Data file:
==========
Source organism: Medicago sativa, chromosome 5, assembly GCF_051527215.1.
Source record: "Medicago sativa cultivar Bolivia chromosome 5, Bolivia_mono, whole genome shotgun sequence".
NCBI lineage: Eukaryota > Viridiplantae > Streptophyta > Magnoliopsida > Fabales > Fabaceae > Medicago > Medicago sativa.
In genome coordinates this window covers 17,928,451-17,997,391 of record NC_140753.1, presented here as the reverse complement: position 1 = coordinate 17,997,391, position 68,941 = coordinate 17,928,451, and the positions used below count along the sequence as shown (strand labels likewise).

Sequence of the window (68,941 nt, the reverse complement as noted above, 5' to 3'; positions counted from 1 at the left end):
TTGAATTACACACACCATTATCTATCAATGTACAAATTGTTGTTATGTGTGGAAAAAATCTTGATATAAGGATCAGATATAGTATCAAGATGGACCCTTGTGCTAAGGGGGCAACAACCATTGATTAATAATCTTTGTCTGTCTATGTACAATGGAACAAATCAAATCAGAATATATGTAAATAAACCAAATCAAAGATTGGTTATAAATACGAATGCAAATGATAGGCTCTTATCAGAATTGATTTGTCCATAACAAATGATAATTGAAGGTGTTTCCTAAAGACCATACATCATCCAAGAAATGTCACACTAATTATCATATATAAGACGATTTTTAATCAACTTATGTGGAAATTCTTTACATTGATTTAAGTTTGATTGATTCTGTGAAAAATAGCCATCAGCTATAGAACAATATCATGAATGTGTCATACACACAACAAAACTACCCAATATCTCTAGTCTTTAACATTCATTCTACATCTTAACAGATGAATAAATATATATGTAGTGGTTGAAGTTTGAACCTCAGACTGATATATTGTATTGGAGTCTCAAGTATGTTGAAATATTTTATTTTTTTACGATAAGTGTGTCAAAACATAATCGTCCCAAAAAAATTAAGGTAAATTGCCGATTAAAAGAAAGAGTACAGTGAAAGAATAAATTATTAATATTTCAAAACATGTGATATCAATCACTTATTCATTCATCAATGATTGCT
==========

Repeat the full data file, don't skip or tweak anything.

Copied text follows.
Source organism: Medicago sativa, chromosome 5, assembly GCF_051527215.1.
Source record: "Medicago sativa cultivar Bolivia chromosome 5, Bolivia_mono, whole genome shotgun sequence".
NCBI lineage: Eukaryota > Viridiplantae > Streptophyta > Magnoliopsida > Fabales > Fabaceae > Medicago > Medicago sativa.
In genome coordinates this window covers 17,928,451-17,997,391 of record NC_140753.1, presented here as the reverse complement: position 1 = coordinate 17,997,391, position 68,941 = coordinate 17,928,451, and the positions used below count along the sequence as shown (strand labels likewise).

Sequence of the window (68,941 nt, the reverse complement as noted above, 5' to 3'; positions counted from 1 at the left end):
TTGAATTACACACACCATTATCTATCAATGTACAAATTGTTGTTATGTGTGGAAAAAATCTTGATATAAGGATCAGATATAGTATCAAGATGGACCCTTGTGCTAAGGGGGCAACAACCATTGATTAATAATCTTTGTCTGTCTATGTACAATGGAACAAATCAAATCAGAATATATGTAAATAAACCAAATCAAAGATTGGTTATAAATACGAATGCAAATGATAGGCTCTTATCAGAATTGATTTGTCCATAACAAATGATAATTGAAGGTGTTTCCTAAAGACCATACATCATCCAAGAAATGTCACACTAATTATCATATATAAGACGATTTTTAATCAACTTATGTGGAAATTCTTTACATTGATTTAAGTTTGATTGATTCTGTGAAAAATAGCCATCAGCTATAGAACAATATCATGAATGTGTCATACACACAACAAAACTACCCAATATCTCTAGTCTTTAACATTCATTCTACATCTTAACAGATGAATAAATATATATGTAGTGGTTGAAGTTTGAACCTCAGACTGATATATTGTATTGGAGTCTCAAGTATGTTGAAATATTTTATTTTTTTACGATAAGTGTGTCAAAACATAATCGTCCCAAAAAAATTAAGGTAAATTGCCGATTAAAAGAAAGAGTACAGTGAAAGAATAAATTATTAATATTTCAAAACATGTGATATCAATCACTTATTCATTCATCAATGATTGCT